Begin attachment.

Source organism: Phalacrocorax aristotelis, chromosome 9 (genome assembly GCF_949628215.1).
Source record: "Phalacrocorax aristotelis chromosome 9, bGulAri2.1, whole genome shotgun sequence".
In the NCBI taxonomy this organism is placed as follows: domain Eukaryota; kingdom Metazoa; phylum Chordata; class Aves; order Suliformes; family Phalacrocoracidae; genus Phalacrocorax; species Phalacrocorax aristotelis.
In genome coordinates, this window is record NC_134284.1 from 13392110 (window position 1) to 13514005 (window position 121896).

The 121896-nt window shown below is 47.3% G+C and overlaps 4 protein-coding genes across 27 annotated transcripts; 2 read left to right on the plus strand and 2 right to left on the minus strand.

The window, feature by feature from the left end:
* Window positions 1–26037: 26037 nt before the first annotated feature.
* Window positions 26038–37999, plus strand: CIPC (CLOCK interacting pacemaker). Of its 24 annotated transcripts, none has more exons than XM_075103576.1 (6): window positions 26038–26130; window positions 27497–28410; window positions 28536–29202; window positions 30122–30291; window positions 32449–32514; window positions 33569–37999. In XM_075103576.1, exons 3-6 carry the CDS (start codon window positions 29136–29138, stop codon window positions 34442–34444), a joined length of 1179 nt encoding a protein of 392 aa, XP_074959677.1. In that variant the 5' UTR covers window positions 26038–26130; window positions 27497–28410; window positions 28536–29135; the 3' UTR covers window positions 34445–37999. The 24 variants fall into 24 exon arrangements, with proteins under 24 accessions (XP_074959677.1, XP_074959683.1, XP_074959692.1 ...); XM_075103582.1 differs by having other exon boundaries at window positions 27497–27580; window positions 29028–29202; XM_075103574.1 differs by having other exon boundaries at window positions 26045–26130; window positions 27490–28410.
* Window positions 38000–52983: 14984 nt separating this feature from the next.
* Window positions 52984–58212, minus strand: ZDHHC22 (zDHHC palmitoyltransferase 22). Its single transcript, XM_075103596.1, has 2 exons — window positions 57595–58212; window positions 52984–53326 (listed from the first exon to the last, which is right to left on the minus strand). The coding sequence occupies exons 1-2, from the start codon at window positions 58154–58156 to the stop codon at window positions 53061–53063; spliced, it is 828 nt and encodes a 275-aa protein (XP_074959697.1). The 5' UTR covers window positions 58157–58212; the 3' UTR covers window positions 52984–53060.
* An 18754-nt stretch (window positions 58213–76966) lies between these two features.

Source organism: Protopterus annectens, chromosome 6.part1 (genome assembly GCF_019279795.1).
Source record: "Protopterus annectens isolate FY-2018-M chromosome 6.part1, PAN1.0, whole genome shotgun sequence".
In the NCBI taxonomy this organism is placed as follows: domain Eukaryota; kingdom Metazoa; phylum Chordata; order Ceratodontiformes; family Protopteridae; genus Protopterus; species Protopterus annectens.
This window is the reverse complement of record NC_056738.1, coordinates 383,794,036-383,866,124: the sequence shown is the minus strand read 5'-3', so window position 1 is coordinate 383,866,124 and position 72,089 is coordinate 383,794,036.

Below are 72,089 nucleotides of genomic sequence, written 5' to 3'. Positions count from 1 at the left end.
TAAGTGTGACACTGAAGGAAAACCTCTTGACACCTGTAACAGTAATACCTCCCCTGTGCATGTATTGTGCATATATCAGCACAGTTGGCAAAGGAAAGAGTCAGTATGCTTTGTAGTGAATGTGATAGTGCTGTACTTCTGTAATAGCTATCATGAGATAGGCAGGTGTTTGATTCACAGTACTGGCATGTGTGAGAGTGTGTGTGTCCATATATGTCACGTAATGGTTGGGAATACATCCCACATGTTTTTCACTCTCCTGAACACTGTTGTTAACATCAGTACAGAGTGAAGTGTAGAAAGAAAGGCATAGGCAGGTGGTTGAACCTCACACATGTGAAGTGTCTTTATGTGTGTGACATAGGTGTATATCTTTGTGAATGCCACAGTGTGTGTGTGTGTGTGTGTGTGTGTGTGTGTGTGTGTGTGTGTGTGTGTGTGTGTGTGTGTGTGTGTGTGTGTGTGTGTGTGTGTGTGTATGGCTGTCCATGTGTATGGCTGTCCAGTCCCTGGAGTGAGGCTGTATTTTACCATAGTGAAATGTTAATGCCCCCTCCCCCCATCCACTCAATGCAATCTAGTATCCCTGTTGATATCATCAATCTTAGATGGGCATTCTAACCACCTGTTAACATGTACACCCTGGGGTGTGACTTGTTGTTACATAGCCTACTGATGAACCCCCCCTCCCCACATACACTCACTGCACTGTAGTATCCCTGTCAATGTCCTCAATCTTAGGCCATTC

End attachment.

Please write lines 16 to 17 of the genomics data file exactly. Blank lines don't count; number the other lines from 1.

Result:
Below are 72,089 nucleotides of genomic sequence, written 5' to 3'. Positions count from 1 at the left end.
TAAGTGTGACACTGAAGGAAAACCTCTTGACACCTGTAACAGTAATACCTCCCCTGTGCATGTATTGTGCATATATCAGCACAGTTGGCAAAGGAAAGAGTCAGTATGCTTTGTAGTGAATGTGATAGTGCTGTACTTCTGTAATAGCTATCATGAGATAGGCAGGTGTTTGATTCACAGTACTGGCATGTGTGAGAGTGTGTGTGTCCATATATGTCACGTAATGGTTGGGAATACATCCCACATGTTTTTCACTCTCCTGAACACTGTTGTTAACATCAGTACAGAGTGAAGTGTAGAAAGAAAGGCATAGGCAGGTGGTTGAACCTCACACATGTGAAGTGTCTTTATGTGTGTGACATAGGTGTATATCTTTGTGAATGCCACAGTGTGTGTGTGTGTGTGTGTGTGTGTGTGTGTGTGTGTGTGTGTGTGTGTGTGTGTGTGTGTGTGTGTGTGTGTGTGTGTGTGTGTGTGTATGGCTGTCCATGTGTATGGCTGTCCAGTCCCTGGAGTGAGGCTGTATTTTACCATAGTGAAATGTTAATGCCCCCTCCCCCCATCCACTCAATGCAATCTAGTATCCCTGTTGATATCATCAATCTTAGATGGGCATTCTAACCACCTGTTAACATGTACACCCTGGGGTGTGACTTGTTGTTACATAGCCTACTGATGAACCCCCCCTCCCCACATACACTCACTGCACTGTAGTATCCCTGTCAATGTCCTCAATCTTAGGCCATTC